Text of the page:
The US Senate didn't receive the required 60 votes to move a bill forward that would have forced changes to the National Security Agency's (NSA) phone surveillance program. The USA Freedom Act was brought before the Senate following former NSA contractor Edward Snowden's revelations of mass surveillance of US citizens, including a sophisticated phone snooping program.
The Senate voted 58-42 to prevent the Freedom Act from moving forward, but there will be similar legal efforts to try to limit the NSA's snooping ability. The same amount of information would have been collected, but phone companies would have retained the records instead of passed them along to the government - unless a court order was produced.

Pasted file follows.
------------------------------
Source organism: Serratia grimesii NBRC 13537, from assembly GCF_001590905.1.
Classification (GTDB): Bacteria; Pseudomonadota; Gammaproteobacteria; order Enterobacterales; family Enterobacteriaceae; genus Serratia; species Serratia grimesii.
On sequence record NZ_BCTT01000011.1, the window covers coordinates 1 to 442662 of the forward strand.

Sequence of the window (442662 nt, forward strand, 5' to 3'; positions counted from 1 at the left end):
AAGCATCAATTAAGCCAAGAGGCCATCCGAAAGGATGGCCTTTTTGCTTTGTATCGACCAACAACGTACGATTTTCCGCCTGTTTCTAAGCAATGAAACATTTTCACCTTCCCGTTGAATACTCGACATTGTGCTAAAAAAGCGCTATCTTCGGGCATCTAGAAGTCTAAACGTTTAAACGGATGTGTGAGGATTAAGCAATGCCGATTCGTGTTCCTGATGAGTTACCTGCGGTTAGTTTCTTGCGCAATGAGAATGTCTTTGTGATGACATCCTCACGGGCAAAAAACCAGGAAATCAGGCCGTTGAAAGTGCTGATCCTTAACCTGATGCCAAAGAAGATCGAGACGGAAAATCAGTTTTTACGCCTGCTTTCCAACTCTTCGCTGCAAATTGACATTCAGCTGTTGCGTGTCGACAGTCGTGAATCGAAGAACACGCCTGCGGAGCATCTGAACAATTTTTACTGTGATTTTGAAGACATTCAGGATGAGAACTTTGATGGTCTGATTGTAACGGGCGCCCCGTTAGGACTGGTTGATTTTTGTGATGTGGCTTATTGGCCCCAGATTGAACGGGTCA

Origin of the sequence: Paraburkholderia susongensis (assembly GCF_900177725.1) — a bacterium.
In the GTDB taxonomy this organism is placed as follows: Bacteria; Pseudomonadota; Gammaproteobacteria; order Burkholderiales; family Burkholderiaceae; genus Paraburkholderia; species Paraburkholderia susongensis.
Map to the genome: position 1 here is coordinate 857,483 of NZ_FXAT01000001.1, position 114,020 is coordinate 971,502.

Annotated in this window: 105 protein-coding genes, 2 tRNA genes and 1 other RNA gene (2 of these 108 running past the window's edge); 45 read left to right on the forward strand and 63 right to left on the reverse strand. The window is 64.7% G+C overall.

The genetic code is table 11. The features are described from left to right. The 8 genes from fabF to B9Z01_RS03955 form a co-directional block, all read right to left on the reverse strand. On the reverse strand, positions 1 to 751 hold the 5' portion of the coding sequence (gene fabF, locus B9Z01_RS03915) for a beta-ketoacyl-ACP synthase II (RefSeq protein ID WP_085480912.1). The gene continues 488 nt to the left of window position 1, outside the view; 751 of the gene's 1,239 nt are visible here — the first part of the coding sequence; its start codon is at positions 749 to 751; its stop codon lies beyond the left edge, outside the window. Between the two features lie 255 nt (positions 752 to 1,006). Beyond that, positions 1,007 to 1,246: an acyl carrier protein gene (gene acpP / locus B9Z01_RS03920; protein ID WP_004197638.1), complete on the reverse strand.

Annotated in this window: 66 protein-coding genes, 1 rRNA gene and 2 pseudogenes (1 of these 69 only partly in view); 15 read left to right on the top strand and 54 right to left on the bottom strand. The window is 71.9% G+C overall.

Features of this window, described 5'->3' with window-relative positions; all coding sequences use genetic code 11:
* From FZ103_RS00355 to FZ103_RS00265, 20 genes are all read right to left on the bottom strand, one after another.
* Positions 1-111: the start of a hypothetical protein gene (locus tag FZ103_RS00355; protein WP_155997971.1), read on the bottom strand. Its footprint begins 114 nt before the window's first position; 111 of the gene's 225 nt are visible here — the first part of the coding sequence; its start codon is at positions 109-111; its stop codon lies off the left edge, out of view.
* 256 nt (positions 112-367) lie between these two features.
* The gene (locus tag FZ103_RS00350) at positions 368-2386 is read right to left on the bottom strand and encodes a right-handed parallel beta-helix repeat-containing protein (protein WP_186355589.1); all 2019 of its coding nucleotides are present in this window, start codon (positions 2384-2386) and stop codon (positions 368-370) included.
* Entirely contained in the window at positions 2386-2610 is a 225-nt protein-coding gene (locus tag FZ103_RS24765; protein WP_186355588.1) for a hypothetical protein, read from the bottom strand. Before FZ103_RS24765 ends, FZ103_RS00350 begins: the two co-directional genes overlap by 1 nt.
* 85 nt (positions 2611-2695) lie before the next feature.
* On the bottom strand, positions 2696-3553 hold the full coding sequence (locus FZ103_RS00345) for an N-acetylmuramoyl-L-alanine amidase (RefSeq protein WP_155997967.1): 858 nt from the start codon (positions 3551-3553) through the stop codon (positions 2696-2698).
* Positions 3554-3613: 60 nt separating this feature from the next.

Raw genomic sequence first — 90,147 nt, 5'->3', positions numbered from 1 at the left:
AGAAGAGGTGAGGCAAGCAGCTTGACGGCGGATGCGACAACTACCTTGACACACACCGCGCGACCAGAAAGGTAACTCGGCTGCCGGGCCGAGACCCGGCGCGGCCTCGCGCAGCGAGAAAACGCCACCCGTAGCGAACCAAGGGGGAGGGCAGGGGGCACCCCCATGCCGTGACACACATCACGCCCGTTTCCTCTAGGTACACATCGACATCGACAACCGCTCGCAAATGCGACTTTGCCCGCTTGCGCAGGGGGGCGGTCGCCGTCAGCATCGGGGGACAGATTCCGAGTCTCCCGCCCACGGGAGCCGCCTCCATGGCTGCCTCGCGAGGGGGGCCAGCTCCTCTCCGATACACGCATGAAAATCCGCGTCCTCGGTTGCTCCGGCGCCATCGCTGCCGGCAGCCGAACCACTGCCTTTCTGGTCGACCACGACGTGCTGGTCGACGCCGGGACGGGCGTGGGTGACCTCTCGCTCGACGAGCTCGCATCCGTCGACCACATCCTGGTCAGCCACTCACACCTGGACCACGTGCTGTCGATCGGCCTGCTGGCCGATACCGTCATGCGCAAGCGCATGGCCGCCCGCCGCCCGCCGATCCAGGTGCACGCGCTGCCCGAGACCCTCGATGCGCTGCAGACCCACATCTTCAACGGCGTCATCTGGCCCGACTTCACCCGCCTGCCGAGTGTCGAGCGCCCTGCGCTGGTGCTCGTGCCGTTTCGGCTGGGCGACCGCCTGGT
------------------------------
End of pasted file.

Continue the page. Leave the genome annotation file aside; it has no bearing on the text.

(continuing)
"In the past five or six months, we have witnessed heights U.S. national security concerns with terrorist threats, geopolitical problems, and cybersecurity challenges from Russia and China," said David Fidler, Indiana University's Center for Applied Cybersecurity Research professor of law. "Addressing these concerns requires strong American intelligence and surveillance capabilities - creating the potential for stronger opposition to the Snowden-inspired reforms today than existed only a few months ago."